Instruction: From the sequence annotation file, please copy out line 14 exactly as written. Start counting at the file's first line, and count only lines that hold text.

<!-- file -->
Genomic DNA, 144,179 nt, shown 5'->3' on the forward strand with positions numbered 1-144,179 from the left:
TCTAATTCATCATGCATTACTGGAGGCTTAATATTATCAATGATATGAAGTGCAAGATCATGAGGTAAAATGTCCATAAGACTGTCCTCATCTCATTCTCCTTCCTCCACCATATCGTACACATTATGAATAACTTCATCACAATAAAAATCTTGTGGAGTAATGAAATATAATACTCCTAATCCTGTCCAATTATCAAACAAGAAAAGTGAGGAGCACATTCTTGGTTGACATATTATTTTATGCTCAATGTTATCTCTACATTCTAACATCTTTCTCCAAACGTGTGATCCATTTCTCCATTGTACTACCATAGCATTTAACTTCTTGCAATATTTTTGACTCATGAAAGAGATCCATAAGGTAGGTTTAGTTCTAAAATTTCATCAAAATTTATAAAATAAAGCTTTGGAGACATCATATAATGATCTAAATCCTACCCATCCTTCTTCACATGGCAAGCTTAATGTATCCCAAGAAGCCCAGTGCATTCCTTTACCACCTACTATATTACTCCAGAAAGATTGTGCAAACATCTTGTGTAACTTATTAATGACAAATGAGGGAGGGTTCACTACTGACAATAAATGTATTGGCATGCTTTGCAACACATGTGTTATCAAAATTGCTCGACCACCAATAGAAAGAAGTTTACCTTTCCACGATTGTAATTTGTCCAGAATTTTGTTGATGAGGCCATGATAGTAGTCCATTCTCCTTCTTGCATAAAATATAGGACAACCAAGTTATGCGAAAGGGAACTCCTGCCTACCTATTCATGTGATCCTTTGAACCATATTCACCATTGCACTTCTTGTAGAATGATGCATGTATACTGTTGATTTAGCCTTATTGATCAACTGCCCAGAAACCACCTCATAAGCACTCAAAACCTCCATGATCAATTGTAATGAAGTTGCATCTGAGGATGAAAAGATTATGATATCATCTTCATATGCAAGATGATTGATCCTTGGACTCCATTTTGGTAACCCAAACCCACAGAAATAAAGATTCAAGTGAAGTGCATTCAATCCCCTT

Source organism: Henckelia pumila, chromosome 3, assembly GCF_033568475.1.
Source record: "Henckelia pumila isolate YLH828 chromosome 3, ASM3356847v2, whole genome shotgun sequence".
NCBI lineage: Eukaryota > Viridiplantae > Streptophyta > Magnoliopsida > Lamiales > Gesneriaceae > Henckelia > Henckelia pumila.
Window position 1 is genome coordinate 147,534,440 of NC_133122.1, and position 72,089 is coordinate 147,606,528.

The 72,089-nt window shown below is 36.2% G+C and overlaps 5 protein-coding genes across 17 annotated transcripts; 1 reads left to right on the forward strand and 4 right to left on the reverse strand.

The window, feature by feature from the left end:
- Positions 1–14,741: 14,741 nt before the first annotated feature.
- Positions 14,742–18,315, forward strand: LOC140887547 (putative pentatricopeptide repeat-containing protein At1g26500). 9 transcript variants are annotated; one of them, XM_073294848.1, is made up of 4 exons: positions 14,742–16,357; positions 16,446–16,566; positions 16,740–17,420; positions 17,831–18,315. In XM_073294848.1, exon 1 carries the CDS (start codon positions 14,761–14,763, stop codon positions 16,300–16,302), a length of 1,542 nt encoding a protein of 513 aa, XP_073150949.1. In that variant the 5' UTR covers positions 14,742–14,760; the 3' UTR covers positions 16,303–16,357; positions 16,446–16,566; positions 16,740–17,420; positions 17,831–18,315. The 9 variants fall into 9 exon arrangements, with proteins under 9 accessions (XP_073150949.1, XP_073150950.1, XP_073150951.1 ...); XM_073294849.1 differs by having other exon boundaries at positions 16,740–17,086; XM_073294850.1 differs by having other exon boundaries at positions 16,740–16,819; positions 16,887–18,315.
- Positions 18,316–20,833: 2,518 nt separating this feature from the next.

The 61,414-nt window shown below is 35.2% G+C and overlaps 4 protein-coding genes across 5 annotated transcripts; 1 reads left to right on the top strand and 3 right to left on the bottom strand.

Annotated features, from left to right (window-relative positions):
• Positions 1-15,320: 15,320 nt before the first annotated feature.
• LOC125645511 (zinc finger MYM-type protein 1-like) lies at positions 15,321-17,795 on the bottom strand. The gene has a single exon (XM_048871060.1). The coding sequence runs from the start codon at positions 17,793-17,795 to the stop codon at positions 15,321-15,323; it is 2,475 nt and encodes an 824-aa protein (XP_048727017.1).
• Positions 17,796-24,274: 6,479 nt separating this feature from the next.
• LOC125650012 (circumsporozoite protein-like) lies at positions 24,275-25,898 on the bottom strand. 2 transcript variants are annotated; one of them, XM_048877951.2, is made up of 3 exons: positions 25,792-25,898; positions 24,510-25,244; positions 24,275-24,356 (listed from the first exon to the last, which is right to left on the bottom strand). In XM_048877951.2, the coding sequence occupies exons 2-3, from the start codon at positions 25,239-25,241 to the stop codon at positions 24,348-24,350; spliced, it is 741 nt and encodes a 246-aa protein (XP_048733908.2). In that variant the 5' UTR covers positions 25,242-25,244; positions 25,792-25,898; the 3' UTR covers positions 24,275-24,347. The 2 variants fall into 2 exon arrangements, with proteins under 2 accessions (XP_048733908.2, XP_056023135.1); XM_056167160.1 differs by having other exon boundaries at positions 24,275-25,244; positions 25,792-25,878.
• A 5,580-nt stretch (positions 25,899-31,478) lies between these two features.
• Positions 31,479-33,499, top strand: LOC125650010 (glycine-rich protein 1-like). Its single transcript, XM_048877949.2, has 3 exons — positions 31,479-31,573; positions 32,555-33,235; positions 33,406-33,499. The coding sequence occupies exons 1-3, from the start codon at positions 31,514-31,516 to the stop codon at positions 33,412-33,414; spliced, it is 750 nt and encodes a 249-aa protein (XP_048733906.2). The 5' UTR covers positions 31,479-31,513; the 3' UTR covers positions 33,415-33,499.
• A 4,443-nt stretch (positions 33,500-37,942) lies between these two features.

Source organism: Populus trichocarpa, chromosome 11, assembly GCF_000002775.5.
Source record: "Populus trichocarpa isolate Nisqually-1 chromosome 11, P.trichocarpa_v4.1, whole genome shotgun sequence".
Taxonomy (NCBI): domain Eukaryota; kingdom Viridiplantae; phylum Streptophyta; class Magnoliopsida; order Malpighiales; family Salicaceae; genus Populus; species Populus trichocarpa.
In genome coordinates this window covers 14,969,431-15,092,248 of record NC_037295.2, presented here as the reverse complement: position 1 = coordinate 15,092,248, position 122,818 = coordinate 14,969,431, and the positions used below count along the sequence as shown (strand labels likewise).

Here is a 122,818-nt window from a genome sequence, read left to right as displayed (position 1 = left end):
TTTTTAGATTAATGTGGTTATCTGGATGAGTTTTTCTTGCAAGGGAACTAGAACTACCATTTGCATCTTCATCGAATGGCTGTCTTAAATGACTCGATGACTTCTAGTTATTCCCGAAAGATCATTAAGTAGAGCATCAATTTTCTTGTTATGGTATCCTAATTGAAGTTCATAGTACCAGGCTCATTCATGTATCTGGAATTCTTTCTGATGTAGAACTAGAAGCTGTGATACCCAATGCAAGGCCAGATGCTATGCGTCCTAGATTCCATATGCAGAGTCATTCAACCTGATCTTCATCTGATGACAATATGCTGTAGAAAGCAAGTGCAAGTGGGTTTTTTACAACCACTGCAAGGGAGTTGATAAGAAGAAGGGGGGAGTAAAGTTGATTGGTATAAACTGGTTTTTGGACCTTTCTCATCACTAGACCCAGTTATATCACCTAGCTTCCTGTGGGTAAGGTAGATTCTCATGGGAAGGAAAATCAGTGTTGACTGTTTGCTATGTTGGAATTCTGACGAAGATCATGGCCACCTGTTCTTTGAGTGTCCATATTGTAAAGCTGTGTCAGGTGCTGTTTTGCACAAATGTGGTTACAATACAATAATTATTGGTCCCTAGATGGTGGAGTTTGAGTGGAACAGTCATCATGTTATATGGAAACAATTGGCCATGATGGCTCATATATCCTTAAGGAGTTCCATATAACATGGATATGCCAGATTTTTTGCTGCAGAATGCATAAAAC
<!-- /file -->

• Positions 1-15,320: 15,320 nt before the first annotated feature.